The Communications Factors. When is it? (cont…)

As I stated in yesterday’s post, the Communications Factors influence our behavior all the time. Sending an email to one person, or even a group of people, cannot compare to the effectiveness and efficiency of the blog. And beyond blogging, posting to a social networking board, like Facebook, Link to Your World, or my favorite, Link to Nashville, vastly increases the size of the audience you reach with your message.

As I reported in yesterday’s post, posting videos to the internet is becoming easier and cheaper to do than ever before, thereby increasing your reach to a global audience. But there are still other things you can do to disseminate your message even more widely.

  • First is signing up for Technorati (Tech – no – RÄ – tē). By doing this, you enable yourself to receive greater exposure from search engines and just casual blog-surfers.
  • Second is to make yourself “sticky.” Get readers to visit your blog or your site, read it to the end, and then come back either an hour later or the next day to learn what kinds of insights you have. Your readers want to know what you will give them for free on your blog or network. What value can you offer others to entice them into joining your network or providing traffic to your site? By maintaining relationship in this Relationship Economy, you are establishing yourself as the expert in your field – whatever it is! And once you do acquire the expert status, you can create more and better connections with more people who are even better informed and connected than you!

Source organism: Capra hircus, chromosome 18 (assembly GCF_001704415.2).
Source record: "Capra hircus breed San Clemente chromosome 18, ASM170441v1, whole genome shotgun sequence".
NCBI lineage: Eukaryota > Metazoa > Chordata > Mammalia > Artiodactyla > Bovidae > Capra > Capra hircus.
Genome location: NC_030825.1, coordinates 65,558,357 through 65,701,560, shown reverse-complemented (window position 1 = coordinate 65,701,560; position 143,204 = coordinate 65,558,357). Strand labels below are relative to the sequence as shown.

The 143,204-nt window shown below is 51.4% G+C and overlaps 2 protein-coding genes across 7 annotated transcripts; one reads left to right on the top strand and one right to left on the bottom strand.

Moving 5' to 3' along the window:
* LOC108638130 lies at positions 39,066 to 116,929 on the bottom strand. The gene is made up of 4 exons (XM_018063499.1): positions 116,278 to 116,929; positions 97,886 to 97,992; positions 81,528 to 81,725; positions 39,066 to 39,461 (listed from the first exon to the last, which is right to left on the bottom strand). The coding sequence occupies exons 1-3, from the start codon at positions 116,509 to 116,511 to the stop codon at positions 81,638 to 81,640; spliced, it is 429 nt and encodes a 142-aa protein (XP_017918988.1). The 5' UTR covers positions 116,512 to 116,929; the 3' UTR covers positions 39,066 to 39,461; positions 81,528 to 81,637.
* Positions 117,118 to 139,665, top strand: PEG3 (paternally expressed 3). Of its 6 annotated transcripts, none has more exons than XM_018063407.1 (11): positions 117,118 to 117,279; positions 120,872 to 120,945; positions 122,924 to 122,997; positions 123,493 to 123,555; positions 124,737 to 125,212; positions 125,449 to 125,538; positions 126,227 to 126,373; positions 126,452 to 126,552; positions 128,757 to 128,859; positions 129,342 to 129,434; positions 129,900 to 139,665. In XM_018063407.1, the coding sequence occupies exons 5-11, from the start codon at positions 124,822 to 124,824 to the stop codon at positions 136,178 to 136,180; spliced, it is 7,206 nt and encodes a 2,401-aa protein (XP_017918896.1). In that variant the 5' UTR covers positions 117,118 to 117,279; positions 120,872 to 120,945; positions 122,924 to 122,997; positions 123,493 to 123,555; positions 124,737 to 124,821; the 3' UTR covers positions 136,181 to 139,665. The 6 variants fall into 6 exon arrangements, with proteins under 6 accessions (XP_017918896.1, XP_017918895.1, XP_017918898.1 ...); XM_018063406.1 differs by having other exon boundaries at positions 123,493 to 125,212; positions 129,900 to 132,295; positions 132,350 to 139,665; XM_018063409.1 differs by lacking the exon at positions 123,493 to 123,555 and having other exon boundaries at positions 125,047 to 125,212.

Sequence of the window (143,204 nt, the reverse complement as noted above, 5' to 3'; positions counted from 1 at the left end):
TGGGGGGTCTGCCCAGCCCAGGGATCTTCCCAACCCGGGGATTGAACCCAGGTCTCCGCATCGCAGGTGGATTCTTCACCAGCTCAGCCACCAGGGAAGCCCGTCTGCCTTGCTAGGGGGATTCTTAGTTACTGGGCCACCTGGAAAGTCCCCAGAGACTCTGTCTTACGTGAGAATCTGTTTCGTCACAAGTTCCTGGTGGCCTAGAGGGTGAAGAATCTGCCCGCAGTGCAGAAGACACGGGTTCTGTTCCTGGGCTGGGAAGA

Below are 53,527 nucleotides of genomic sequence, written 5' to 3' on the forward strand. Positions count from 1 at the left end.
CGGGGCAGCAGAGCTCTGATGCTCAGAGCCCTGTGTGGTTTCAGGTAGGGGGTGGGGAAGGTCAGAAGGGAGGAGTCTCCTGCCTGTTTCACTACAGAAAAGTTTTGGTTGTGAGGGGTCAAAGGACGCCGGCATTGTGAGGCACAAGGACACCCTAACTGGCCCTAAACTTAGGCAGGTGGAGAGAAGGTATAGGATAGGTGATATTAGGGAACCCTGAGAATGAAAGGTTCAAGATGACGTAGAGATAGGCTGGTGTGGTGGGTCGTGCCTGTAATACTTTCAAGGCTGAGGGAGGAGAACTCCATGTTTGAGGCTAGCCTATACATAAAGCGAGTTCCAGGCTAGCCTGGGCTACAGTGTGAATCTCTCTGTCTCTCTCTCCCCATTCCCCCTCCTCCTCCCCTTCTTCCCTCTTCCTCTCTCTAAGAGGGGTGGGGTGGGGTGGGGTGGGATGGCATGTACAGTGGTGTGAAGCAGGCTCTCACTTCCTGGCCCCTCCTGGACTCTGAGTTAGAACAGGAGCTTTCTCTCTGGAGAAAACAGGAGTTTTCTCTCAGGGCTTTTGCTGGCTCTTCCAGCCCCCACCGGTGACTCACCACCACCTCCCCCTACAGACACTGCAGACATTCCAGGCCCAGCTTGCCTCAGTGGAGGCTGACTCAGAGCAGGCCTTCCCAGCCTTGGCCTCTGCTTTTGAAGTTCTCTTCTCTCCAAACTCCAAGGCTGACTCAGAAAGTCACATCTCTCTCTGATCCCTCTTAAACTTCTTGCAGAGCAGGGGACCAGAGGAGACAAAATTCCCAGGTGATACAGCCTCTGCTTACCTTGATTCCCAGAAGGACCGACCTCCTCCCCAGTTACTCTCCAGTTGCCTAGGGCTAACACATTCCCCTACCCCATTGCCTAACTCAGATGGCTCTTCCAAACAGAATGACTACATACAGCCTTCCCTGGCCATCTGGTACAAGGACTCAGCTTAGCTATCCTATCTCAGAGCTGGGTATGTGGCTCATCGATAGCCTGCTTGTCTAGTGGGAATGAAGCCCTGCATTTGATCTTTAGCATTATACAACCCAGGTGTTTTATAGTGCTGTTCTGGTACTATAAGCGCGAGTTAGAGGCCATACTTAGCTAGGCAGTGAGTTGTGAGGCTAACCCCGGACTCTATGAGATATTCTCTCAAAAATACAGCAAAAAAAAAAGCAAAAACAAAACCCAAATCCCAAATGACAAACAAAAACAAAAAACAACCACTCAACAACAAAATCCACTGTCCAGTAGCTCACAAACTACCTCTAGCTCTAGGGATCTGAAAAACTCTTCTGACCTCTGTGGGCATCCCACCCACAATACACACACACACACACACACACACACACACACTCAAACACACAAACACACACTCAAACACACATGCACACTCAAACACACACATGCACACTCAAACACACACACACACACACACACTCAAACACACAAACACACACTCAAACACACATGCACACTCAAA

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But the keys to forming those relationships is to craft your message carefully. Nothing is worse, when you’re busy, than receiving an email from someone whose thoughts are incomplete or you cannot figure out what the intended message is because of all the typos and misspellings. Ultimately, what ends up happening is that the message doesn’t get through; the you are just too busy to spend time deciphering the garbled mess. If you send a poorly thought-out email, the recipient realizes that you should know better, and that maybe you’re not as smart or savvy as they thought.

However, if you post to a blog or message board, millions of people won’t get your message, they’ll just think you’re not that bright, undermining your credibility and on-line presence, and that’s not what we want to do.

How ’bout it?

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Explore posts in the same categories: networking, relationship economy, social networking, Web2.0

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